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STAT314 and STAT461 introduce theory and application of Bayesian Inference. Due to recent advances in computing and to the existence of some relatively user-friendly software Bayesian methods are becoming more and more popular in many applied fields of study, including epidemiology, bioinformatics, ecology and archaeology. This course will cover the basics of Bayesian theory as well as introduce computing methods necessary for implementation of this theory in practice. In addition to generalised linear regression models, analysis of variance and basic tests, for which the results of Bayesian inference will be compared with those for the classical frequentist results, the course will demonstrate the attractive flexibility and multifacetedness of Bayesian methods considering such problems as change-point analysis and zero-inflated binomial responses among others.Topics that are usually covered include:• Bayes’ Inverse Probability Formula and Bayes’ Theorem. The concepts of prior and posterior distributions. Posterior predictive distribution. Various types of prior distributions.• Bayesian model comparison and Bayesian model averaging.• Numerical tools for Bayesian estimation: Markov Chain Monte Carlo (MCMC) methods, Gibbs sampler and Metropolis-Hasting sampler.• Bayesian inference on linear regression models, generalised linear models, and mixed-effects models.• Treatment of missing data and latent parametersThe statistical computations will be performed using a combination of WinBUGS (a software for Bayesian inference) and R (a statistical software package). Prior knowledge of WinBUGS is not required. Prior knowledge of R is highly recommended.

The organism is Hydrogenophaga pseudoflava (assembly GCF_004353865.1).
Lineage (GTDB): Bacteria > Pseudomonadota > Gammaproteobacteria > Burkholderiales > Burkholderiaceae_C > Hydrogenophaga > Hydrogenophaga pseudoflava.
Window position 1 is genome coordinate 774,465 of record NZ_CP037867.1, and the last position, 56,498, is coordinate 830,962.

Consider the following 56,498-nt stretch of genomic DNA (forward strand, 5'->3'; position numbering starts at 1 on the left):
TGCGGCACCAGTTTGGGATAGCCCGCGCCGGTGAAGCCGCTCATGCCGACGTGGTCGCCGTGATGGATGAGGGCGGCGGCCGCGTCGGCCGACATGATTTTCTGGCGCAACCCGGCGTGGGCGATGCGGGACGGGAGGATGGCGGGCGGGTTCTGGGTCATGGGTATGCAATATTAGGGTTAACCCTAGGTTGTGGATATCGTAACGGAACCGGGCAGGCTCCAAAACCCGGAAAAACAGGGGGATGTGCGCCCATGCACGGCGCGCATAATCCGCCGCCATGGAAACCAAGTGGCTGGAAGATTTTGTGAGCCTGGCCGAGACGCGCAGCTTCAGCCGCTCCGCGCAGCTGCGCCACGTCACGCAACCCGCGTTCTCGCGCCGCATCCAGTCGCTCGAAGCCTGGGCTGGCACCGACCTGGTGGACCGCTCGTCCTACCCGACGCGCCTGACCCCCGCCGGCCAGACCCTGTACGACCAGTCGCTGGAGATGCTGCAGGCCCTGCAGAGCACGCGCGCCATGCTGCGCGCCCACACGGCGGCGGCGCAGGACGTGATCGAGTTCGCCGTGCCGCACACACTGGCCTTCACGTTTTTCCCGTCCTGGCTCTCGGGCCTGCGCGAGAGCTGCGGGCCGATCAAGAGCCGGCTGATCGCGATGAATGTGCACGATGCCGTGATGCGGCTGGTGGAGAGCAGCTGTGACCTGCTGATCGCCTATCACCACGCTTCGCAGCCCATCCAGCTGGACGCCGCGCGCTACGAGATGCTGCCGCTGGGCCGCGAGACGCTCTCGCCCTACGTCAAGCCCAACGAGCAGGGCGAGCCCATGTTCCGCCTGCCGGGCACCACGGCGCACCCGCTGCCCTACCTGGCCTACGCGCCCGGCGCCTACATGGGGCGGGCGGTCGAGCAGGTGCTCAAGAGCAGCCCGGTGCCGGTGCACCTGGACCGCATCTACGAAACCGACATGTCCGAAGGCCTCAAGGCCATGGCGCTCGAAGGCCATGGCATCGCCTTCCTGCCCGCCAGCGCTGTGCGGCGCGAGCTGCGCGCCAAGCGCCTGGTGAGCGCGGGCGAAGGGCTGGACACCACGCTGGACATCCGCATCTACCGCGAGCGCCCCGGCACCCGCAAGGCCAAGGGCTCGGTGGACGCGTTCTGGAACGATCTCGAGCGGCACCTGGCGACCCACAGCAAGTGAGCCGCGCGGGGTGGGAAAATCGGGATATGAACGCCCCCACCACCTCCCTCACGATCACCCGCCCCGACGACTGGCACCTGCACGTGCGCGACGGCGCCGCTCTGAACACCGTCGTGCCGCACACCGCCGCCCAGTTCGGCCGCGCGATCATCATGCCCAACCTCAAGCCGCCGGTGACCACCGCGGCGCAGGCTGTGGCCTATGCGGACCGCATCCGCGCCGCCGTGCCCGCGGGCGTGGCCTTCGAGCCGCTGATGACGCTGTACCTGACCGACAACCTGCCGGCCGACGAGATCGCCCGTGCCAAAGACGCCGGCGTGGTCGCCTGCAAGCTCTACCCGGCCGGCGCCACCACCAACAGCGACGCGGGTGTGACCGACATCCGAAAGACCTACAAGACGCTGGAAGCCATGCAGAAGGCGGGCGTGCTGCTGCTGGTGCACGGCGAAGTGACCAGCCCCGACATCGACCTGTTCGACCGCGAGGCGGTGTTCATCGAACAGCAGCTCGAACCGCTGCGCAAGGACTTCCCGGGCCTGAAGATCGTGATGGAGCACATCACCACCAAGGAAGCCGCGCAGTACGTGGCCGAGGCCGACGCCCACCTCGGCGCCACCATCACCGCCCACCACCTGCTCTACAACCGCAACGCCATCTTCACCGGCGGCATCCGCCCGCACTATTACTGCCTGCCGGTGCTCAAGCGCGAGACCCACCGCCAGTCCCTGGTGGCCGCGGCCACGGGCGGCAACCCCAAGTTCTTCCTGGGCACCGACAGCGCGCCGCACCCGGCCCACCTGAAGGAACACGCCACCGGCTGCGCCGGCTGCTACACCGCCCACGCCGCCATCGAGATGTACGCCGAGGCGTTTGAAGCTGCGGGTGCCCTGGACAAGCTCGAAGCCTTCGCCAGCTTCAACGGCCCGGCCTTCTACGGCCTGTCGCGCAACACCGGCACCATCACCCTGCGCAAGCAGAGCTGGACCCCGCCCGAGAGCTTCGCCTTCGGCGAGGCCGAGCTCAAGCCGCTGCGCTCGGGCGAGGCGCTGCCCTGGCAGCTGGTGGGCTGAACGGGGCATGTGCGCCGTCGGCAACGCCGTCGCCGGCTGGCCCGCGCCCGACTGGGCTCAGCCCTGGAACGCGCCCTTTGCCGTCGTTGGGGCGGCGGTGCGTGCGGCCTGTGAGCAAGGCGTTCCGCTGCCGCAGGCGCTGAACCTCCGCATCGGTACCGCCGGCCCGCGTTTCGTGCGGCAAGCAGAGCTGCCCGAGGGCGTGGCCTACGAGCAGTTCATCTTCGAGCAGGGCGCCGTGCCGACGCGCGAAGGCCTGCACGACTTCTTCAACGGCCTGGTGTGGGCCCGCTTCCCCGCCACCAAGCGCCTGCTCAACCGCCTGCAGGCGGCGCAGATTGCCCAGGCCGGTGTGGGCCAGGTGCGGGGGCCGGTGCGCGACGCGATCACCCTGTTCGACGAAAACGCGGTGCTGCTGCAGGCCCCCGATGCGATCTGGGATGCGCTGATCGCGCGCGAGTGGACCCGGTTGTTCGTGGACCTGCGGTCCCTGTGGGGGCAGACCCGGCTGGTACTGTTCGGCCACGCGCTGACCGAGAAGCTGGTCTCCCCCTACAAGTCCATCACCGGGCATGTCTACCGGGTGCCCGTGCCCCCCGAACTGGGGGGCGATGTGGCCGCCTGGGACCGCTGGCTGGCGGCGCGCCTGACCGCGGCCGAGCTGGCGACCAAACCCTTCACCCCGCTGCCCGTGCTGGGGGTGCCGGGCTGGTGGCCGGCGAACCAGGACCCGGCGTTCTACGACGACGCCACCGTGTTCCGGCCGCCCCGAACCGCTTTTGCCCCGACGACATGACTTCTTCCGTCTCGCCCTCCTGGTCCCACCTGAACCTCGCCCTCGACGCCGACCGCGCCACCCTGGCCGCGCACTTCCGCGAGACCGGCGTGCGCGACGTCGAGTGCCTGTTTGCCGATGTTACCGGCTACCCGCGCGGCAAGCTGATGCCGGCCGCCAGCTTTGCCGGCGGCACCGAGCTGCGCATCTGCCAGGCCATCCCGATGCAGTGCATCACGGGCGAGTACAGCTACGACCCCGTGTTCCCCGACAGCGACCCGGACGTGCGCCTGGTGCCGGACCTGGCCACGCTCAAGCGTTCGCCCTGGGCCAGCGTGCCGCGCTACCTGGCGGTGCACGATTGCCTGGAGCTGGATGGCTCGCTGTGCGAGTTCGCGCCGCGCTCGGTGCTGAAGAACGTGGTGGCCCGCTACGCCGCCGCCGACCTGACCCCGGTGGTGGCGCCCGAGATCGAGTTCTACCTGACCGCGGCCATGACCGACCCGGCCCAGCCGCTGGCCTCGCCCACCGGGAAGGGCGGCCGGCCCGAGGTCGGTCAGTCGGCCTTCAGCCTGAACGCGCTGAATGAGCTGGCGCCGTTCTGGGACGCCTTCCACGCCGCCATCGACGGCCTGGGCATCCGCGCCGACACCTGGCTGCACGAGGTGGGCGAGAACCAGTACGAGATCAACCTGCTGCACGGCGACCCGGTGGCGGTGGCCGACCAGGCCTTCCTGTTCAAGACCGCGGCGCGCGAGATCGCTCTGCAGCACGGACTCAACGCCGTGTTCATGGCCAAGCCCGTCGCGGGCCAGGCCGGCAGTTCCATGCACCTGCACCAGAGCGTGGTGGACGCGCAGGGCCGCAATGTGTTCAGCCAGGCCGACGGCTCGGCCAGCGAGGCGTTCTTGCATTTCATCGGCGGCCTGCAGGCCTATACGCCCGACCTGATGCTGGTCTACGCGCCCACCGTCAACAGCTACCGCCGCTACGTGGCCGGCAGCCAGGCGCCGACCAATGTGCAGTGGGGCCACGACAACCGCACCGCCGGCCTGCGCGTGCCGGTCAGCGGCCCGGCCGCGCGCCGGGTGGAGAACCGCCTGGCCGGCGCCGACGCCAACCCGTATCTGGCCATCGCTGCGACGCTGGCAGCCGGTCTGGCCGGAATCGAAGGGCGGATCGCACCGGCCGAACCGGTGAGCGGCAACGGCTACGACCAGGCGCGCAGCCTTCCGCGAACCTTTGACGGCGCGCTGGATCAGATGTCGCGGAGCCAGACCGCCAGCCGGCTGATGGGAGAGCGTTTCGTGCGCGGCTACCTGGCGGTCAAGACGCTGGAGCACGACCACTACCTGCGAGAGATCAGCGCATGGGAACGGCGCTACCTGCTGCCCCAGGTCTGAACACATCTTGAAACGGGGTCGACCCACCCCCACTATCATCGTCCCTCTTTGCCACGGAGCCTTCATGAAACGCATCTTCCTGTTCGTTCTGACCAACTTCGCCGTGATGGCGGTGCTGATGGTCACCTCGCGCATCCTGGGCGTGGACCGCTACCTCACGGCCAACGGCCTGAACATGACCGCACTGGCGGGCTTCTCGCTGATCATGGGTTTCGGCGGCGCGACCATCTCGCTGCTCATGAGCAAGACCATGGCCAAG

The courses will:introduce the foundations of Bayesian inferenceintroduce the use of statistical software WinBUGS and R.introduce numerical algorithms required for practical Bayesian inference.demonstrate application of Bayesian inference to a wide range of common problemsprovide some comparison of Bayesian inference to the classical frequentist methodsgive you experience in writing scientific and technical reportsYou will be able to:choose appropriate method for analysis of your datasetuse WinBUGS or R to perform your analysisbe able to interpret the analysis results in such a way that a non-user of statistics can understandwrite a scientific technical report
Subject to approval of the Head of School.
4 Assignments 30%Project 25%Written Examination (3hrs) 45%
Recommended Reading:Gelman et al. Bayesian Data Analysis. 2nd ed. Chapman & Hall/CRC, 2004 (or later editions).
General information for students
Domestic fee $1,000.00
International Postgraduate fees
* All fees are inclusive of NZ GST or any equivalent overseas tax, and do not include any programme level discount or additional course-related expenses.
For further information see
Mathematics and Statistics